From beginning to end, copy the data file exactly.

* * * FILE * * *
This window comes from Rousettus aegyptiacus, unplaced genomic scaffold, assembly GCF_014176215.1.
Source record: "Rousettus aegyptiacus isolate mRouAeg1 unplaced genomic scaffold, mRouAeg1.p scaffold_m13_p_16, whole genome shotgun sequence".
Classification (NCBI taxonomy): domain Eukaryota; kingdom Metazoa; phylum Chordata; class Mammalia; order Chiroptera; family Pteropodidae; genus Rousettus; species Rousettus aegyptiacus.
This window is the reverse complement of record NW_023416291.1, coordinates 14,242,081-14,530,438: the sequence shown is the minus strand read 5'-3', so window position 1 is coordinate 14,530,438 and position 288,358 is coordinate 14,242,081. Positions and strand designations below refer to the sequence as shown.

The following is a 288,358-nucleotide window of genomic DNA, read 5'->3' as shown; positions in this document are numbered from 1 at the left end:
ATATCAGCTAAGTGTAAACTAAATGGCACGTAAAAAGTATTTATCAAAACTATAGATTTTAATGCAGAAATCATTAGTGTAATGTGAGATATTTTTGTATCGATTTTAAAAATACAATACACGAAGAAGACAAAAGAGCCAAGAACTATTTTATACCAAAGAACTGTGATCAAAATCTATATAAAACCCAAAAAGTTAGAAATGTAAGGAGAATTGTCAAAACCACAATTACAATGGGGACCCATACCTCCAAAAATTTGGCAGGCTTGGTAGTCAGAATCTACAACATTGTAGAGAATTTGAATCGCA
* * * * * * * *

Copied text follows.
This window comes from Rousettus aegyptiacus, unplaced genomic scaffold, assembly GCF_014176215.1.
Source record: "Rousettus aegyptiacus isolate mRouAeg1 unplaced genomic scaffold, mRouAeg1.p scaffold_m13_p_16, whole genome shotgun sequence".
Classification (NCBI taxonomy): domain Eukaryota; kingdom Metazoa; phylum Chordata; class Mammalia; order Chiroptera; family Pteropodidae; genus Rousettus; species Rousettus aegyptiacus.
This window is the reverse complement of record NW_023416291.1, coordinates 14,242,081-14,530,438: the sequence shown is the minus strand read 5'-3', so window position 1 is coordinate 14,530,438 and position 288,358 is coordinate 14,242,081. Positions and strand designations below refer to the sequence as shown.

The following is a 288,358-nucleotide window of genomic DNA, read 5'->3' as shown; positions in this document are numbered from 1 at the left end:
ATATCAGCTAAGTGTAAACTAAATGGCACGTAAAAAGTATTTATCAAAACTATAGATTTTAATGCAGAAATCATTAGTGTAATGTGAGATATTTTTGTATCGATTTTAAAAATACAATACACGAAGAAGACAAAAGAGCCAAGAACTATTTTATACCAAAGAACTGTGATCAAAATCTATATAAAACCCAAAAAGTTAGAAATGTAAGGAGAATTGTCAAAACCACAATTACAATGGGGACCCATACCTCCAAAAATTTGGCAGGCTTGGTAGTCAGAATCTACAACATTGTAGAGAATTTGAATCGCA